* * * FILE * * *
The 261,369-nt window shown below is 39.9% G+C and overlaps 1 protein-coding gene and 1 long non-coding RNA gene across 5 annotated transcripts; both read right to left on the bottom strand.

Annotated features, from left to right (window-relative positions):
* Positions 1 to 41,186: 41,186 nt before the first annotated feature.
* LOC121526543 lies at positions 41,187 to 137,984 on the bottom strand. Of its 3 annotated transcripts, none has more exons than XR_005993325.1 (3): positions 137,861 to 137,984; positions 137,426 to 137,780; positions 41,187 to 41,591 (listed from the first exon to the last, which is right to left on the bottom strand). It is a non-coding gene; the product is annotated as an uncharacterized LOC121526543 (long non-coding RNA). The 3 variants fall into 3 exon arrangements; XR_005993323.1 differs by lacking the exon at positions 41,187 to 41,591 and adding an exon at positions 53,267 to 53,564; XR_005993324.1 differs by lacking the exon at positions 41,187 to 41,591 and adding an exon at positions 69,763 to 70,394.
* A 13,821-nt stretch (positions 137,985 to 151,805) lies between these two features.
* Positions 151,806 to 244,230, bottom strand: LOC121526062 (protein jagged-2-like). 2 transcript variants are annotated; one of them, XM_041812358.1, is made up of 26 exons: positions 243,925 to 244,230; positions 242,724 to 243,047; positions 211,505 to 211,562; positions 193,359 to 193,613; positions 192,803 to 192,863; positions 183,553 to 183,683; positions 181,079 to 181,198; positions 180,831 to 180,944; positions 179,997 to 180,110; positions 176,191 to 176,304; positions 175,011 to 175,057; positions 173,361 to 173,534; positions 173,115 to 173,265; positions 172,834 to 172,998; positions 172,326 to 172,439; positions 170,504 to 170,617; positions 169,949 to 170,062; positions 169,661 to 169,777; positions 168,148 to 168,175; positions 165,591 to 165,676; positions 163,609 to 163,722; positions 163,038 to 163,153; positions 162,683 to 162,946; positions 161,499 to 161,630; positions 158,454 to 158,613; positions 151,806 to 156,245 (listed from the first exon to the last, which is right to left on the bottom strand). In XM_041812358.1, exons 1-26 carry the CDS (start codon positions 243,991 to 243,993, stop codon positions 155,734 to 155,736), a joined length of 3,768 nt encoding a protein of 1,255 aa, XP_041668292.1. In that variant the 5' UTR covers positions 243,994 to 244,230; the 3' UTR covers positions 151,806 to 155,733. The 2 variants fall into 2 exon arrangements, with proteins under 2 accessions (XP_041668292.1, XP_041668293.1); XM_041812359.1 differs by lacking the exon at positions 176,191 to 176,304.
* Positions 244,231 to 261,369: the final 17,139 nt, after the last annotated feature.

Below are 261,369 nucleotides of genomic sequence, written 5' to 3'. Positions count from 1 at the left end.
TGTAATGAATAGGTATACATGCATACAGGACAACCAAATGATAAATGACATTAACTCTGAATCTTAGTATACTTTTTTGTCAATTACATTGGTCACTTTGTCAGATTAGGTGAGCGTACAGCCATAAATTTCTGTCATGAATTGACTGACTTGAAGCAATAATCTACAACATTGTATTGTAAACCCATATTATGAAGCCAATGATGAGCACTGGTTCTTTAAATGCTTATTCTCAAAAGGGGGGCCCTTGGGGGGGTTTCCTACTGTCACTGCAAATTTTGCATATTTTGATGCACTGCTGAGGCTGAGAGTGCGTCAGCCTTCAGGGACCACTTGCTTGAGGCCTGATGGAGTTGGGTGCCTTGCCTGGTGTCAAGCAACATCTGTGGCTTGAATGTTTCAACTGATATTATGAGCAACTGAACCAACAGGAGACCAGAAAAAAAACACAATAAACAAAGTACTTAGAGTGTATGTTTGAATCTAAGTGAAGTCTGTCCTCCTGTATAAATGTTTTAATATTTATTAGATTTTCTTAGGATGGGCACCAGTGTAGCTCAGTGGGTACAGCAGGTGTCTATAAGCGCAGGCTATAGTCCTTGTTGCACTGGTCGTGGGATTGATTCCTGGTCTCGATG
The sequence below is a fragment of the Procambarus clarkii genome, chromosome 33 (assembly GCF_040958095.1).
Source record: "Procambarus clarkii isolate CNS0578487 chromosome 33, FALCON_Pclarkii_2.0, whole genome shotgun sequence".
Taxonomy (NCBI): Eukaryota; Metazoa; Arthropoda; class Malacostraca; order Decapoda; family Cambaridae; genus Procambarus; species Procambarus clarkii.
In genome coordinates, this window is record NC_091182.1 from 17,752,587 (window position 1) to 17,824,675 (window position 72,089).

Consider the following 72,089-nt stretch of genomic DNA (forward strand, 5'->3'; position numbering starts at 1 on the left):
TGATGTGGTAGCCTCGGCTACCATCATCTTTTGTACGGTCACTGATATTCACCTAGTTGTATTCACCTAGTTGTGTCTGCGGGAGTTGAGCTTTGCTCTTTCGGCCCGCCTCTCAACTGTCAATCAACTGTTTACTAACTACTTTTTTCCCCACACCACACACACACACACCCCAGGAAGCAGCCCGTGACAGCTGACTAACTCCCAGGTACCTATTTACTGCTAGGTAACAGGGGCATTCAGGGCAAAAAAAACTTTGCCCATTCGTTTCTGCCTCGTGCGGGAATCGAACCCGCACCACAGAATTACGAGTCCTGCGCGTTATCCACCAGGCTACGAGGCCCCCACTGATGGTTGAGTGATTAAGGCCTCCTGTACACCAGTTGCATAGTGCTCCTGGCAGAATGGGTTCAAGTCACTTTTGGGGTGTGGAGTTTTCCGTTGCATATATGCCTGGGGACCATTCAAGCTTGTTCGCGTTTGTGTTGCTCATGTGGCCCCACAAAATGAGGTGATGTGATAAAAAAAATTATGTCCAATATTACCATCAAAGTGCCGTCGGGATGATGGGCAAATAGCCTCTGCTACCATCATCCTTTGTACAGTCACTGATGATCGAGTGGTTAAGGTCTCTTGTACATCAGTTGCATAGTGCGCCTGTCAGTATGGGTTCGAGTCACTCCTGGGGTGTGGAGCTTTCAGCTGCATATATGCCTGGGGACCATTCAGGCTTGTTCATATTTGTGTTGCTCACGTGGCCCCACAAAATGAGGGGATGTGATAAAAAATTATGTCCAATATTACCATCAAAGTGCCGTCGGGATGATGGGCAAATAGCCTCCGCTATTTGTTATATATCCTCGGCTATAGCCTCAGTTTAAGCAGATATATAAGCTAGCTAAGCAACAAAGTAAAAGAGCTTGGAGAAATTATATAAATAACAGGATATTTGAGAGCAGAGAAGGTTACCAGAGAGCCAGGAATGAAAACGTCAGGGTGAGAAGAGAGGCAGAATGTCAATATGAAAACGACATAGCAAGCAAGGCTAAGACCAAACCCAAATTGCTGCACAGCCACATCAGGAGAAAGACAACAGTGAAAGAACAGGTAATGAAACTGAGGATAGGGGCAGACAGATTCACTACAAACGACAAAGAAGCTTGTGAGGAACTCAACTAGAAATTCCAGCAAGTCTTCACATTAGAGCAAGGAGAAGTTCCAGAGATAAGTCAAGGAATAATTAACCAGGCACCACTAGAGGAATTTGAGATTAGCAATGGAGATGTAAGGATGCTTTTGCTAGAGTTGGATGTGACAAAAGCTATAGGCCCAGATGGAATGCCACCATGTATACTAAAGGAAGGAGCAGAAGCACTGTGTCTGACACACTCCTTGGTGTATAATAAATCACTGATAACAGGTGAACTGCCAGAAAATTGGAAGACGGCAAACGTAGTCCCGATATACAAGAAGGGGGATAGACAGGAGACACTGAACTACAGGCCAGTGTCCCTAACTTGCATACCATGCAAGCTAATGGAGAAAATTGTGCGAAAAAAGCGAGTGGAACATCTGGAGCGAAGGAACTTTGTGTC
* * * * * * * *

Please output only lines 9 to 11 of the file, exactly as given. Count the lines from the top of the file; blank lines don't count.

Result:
TGTAATGAATAGGTATACATGCATACAGGACAACCAAATGATAAATGACATTAACTCTGAATCTTAGTATACTTTTTTGTCAATTACATTGGTCACTTTGTCAGATTAGGTGAGCGTACAGCCATAAATTTCTGTCATGAATTGACTGACTTGAAGCAATAATCTACAACATTGTATTGTAAACCCATATTATGAAGCCAATGATGAGCACTGGTTCTTTAAATGCTTATTCTCAAAAGGGGGGCCCTTGGGGGGGTTTCCTACTGTCACTGCAAATTTTGCATATTTTGATGCACTGCTGAGGCTGAGAGTGCGTCAGCCTTCAGGGACCACTTGCTTGAGGCCTGATGGAGTTGGGTGCCTTGCCTGGTGTCAAGCAACATCTGTGGCTTGAATGTTTCAACTGATATTATGAGCAACTGAACCAACAGGAGACCAGAAAAAAAACACAATAAACAAAGTACTTAGAGTGTATGTTTGAATCTAAGTGAAGTCTGTCCTCCTGTATAAATGTTTTAATATTTATTAGATTTTCTTAGGATGGGCACCAGTGTAGCTCAGTGGGTACAGCAGGTGTCTATAAGCGCAGGCTATAGTCCTTGTTGCACTGGTCGTGGGATTGATTCCTGGTCTCGATG
The sequence below is a fragment of the Procambarus clarkii genome, chromosome 33 (assembly GCF_040958095.1).
Source record: "Procambarus clarkii isolate CNS0578487 chromosome 33, FALCON_Pclarkii_2.0, whole genome shotgun sequence".